Evaluation of Biomass Exposure-Associated Chronic Obstructive Pulmonary Disease at a Tertiary Care Hospital

Rao K, Vamshi K, Bhaskar L, Surendar Reddy K* and Waghray P

Department of Pulmonary Medicine, SVS Medical College & Hospital, Mahbubnagar, Telangana

*Corresponding Author:
Surendar Reddy K
Department of Pulmonary Medicine
SVS Medical College & Hoapital
Mahbubnagar, Telangana, India
Tel: 9949316154
E-mail: [email protected]

Received Date: January 31, 2018; Accepted Date: February 15, 2018; Published Date: February 27, 2018

Citation: Rao K, Vamshi K, Bhaskar L, Reddy KS, Waghray P (2018) Evaluation of Biomass Exposure-Associated Chronic Obstructive Pulmonary Disease at a Tertiary Care Hospital. Insights Chest Dis 3:2.

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Context: Exposure to smoke from biomass fuel has been established as a causative factor of irreversible airway obstruction in recent GOLD update. India harbouring a vast majority of rural population may have significant population suffering from airway obstruction due to biomass exposure. Research on similarities and differences in airway disease produced by exposure to biomass fuel smoke while cooking vs. smoking tobacco may provide new insights on such entity. The study aims to evaluate women population presenting with COPD symptoms and their spirometry similarities with smoking related COPD.

Settings and design: It was a prospective study conducted in a tertiary care hospital.

Subjects and methods: Stable COPD patients presenting to chest OPD were taken as study group. Equal number of healthy controls were enrolled. COPD patients were subjected to detailed clinical evaluation and lung function test. History of biomass exposure was evaluated from both groups through self-reporting. Biomass related COPD patients were identified, and their prevalence and distinguishing features evaluated.

Results: Of 85 COPD patients, 43 (50.6%) had history of exposure to biomass. Patients with biomass-associated COPD were invariably females while others were males. The airflow limitation was similar in both groups.

Conclusion: BS-COPD constitutes a significant proportion of overall COPD prevalence. In view of its preponderance among females, biomass alternatives must be provided to rural population which can significantly reduce the burden of disease.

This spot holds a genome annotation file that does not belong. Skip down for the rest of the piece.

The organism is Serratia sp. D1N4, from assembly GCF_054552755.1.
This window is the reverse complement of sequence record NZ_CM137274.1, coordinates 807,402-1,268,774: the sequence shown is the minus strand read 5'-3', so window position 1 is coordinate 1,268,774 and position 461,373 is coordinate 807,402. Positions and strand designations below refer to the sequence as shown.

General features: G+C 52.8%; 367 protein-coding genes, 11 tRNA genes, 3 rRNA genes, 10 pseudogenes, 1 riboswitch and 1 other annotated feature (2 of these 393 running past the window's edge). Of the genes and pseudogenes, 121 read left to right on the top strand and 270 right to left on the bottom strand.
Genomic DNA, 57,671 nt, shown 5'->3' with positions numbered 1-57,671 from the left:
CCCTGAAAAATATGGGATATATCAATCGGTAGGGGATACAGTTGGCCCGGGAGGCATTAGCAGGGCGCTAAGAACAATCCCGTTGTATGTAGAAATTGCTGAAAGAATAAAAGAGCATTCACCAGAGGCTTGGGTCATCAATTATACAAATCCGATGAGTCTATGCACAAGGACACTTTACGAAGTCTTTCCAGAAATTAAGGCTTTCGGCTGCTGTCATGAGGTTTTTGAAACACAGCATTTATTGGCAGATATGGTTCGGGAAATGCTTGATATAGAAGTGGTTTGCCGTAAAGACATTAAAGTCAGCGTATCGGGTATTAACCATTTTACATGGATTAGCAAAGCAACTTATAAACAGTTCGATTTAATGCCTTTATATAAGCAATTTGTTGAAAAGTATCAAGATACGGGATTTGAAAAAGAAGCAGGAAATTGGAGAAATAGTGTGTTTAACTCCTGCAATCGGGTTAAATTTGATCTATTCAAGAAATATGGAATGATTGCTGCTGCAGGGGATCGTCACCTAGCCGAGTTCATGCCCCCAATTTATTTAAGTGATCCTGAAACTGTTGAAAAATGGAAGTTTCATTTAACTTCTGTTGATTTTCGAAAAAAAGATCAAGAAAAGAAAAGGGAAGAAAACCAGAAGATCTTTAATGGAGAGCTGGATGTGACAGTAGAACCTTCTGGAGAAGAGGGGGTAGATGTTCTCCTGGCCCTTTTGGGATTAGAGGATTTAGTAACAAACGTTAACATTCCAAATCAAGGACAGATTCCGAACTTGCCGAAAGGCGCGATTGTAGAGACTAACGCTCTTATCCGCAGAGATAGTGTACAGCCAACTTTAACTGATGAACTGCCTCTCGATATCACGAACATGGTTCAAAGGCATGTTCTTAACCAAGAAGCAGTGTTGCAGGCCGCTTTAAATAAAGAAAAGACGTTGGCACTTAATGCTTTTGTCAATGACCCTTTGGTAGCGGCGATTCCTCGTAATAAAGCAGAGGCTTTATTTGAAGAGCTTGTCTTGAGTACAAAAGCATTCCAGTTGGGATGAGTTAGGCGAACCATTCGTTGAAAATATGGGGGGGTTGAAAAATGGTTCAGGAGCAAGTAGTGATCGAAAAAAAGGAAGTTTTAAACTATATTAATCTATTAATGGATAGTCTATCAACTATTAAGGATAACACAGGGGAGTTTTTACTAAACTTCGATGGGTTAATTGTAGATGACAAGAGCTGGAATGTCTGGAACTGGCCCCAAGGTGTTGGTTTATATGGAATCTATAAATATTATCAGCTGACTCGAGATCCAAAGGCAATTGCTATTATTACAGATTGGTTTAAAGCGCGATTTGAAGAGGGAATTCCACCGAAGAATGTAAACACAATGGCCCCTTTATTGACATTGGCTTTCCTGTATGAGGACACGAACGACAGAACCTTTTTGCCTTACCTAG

COPD; Tuberculosis; Apnoea; Myocardial infarction; Lung volumes


Solid fuel burning viz. dung, wood, agricultural residues and coal is still prevalent as a means for cooking in most parts of world [1,2]. Under-developed countries and rural areas account for most of such biomass fuel use. The pollution level due to such use is often found to be much higher than accepted safe levels especially in indoor areas. Tobacco smoke and biomass smoke has a variety of pollutant resemblance with both forms of smoke being carcinogenic [1,3-6]. In countries like India, people from poor families and rural areas tend to use biomass for cooking and heating purpose due to unavailability of safer means. Such use of biomass has been associated with adverse impact on health of such individuals [7-12].

3.2 million deaths, and 111 million disability-adjusted life-years (DALYs) were reported in 2010 due to solid fuel use worldwide [13].

Women in rural areas are predominantly affected because of long exposure to biomass smoke while cooking. This associated with closed indoors without proper ventilation makes them prone for developing chronic obstructive pulmonary disease (COPD) associated with biomass smoke inhalation.

Subjects and Methods